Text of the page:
This was John Taylor’s fourth visit to Stumperlowe Probus Club, but this time it felt more as though we were the visitors and he was leading us on a fascinating day out, virtually in our own backyard.
It’s amazing what undiscovered treasures there are on one’s own doorstep, and John’s talk took us on a guided tour either side of the boundary between South Yorkshire and Derbyshire.
That wavy line has of course been changed many times over the years. The Sheffield suburb of Dore, which once stood on the border of the Anglo-Saxon kingdoms of Northumbria and Mercia, was in the county of Derbyshire until 1934, and neighbouring Norton was transferred to Sheffield in two tranches, in 1901 and 1934.
John’s presentation could have been sub-titled Connected Jottings, but in fact there wasn’t a jotting in sight as he took us through an eclectic mix of local history without a single note in front of him. John is a professional historian with a broad knowledge of his subject. He is a writer, historical consultant and researcher, and often acts as a guide for English Heritage and other public bodies.
More importantly to us, perhaps, he also believes that history should be a fun subject appealing to all tastes and backgrounds.
“I like to look beneath the surface and link things together, so that the talk has continuity,” he told us in his introduction. “Horace Walpole coined the term ‘serendipity’ [meaning a fortunate happenstance or a pleasant surprise], but the difference with me is that I actually look for serendipity.”
Our meander started in Norton, birthplace (in 1781) of Sir Francis Chantrey, the leading portrait sculptor of Regency era Britain. Chantrey, who died at the age of 60 and is buried in the churchyard at Norton, was a friend of the Bagshawe family, which gave us a link to Oakes Park, home of the Bagshawes for almost 300 years until 1987.
Francis Chantrey designed the terrace in front of the house, but Sir John Nash laid out the grounds of Oakes Park and the lake there was dug by Napoleonic prisoners between 1803 and 1804. So on now to Dronfield, where the Lucas Arch marks the site of Lucas’s steel foundry which produced cannonballs which were used in the Napoleonic Wars and, in all probability, at the decisive Battle of Waterloo.
The Napoleonic link then took us on to Chesterfield, where French officers who were prisoners of war were billeted at the Falcon Inn, now a branch of the Yorkshire Building Society.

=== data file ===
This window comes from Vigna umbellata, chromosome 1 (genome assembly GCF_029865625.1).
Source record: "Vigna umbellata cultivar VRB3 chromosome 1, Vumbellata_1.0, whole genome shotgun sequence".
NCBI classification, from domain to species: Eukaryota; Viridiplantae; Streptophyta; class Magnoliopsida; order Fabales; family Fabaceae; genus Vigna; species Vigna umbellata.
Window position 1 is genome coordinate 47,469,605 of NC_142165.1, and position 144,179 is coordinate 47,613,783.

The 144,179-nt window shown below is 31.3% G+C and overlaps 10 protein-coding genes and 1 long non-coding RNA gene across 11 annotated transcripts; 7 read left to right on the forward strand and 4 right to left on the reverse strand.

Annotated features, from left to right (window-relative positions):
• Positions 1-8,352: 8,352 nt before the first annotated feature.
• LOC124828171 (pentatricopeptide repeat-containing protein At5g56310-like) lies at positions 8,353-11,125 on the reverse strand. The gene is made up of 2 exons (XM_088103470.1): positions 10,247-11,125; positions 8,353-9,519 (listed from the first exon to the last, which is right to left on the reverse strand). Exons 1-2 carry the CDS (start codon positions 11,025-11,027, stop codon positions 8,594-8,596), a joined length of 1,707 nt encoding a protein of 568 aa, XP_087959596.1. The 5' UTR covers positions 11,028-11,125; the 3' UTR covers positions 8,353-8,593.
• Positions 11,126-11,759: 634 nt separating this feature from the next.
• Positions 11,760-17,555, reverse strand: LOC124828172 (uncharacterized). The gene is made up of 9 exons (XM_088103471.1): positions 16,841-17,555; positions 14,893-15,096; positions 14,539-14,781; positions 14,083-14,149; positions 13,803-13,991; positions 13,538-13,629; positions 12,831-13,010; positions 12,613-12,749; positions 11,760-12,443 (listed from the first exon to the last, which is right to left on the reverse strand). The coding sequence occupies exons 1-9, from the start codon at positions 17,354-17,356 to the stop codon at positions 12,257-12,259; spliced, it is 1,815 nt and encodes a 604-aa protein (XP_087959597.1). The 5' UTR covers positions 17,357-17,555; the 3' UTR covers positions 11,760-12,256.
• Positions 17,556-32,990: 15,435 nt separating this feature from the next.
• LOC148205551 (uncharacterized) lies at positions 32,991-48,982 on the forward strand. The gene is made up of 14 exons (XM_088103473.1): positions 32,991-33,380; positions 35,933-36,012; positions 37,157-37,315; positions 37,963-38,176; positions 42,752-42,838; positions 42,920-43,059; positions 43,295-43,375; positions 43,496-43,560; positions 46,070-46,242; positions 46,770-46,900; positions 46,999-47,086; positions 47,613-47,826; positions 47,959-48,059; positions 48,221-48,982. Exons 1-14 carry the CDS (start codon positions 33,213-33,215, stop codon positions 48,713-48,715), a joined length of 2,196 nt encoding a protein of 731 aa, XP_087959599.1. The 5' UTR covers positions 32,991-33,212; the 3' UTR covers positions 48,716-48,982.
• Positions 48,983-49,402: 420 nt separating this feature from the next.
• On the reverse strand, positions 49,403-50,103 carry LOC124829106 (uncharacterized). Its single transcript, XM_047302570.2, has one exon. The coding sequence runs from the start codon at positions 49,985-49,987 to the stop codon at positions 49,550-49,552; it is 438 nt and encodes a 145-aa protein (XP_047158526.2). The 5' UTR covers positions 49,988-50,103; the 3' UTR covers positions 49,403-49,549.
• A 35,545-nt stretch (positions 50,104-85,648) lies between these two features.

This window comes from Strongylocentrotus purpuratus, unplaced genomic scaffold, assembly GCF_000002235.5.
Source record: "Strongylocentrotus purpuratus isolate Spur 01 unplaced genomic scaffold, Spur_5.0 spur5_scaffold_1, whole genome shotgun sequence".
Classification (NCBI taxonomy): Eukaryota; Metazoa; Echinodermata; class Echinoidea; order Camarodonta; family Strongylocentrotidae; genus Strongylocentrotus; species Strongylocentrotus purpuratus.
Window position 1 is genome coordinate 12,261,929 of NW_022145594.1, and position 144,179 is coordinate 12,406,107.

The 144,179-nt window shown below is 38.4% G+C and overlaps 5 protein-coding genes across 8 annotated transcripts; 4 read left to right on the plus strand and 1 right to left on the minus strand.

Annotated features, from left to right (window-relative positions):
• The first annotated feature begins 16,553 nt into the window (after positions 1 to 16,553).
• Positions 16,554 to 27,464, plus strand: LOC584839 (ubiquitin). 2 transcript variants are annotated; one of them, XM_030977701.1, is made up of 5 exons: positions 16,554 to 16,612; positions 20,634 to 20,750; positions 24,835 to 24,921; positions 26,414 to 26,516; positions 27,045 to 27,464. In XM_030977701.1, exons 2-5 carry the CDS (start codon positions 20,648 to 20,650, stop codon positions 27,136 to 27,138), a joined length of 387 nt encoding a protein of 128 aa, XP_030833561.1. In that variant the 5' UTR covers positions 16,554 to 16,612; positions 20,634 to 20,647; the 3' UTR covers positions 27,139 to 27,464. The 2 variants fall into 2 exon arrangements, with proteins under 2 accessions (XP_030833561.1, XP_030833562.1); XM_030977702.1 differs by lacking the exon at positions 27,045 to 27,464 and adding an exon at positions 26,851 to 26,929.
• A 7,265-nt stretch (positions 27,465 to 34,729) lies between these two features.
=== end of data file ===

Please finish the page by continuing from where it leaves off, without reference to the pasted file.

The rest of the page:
The town is probably most famous for its crooked spire, and in the churchyard of St Mary and All Saints is a memorial stone to a French prisoner who was captured in Sardinia, imprisoned on a floating hulk ship and then offered parole in Chesterfield.
We went, appropriately, via the only remaining building which made up the original Chesterfield railway station to Tapton House, which was the home of railway pioneer George Stephenson for the last ten years of his life. The house was then bought by the Markham family of engineers and colliery owners and it was the birthplace in 1872 of the prominent suffragette Violet Markham.
George Stephenson, whose statue stands outside the present Chesterfield station, is best known as the father of the railways, but he also designed a miner’s safety lamp and even a glass cucumber straightener, an example of which is on display at the town’s museum. Not a lot of people know that.
At Ashover we saw the Crispin Inn, dating back to the time of Agincourt, and – next door to it – All Saints’ Church which houses a lead font dating back to 1150 which the rector, Emanuel Vaughan, buried in his garden for five years during the Civil War.
Hold tight! Our next stop was Matlock, and what was previously the winding house for the steepest roadway tram system in the world, beating even San Francisco. Smedley’s Hydro in the town became a School of Military Intelligence during World War Two, when Dirk Bogarde (who would end his service as a major) was among its students.
Rowsley Retail Park was built as the sixth Duke of Devonshire’s railway station. No doubt Chatsworth’s garden designer Joseph Paxton used the station in later years, but his first journey to Chatsworth had been via the Chesterfield coach and a long walk over the moors. Paxton, who coincidentally was the maternal grandfather of Violet Markham, of Tapton House, is buried in the family tomb in the churchyard at Edensor.
Who knew that Jane Austen wrote, or at least revised the manuscript of, her novel Pride and Prejudice while staying at the Rutland Arms in Bakewell, where the first eponymous pudding was made by an Ann Wheeldon?
Frederic Barker, Archbishop of Sydney from 1854 to 1882, was born in Baslow and is buried in the churchyard there.
Almost back in Sheffield now, and the Round House at Ringinglow, built in 1893 at the convergence of two turnpikes, isn’t round at all but octagonal. Totley Tunnel, which cuts beneath the Derbyshire-Yorkshire boundary, was opened in the same year but the memorial to the navvies killed during its construction is in the cemetery at Crookes, traditional centre of the Irish community in Sheffield.
Our run-in to the centre of Sheffield was via the city’s first tram shed at Heeley, built in 1878, and the Botanical Gardens, to the Wicker Arches, designed by Sir John Fowler, of Wadsley Hall, whose later work included the Forth railway bridge.
After a diversion to Ecclesfield, where Nelson’s personal chaplain Alexander John Scott is buried (he was the father-in-law of the vicar), we ended up in paradise. Well, Paradise Square to be precise.
The aforementioned Francis Chantrey had his first studio at No 24, and other occupants of the square included the physician David Daniel Davis, who was present at the birth of Queen Victoria in 1819 and was later appointed first Professor of Midwifery at the University of London.
Never again need we be short of ideas for a local day out!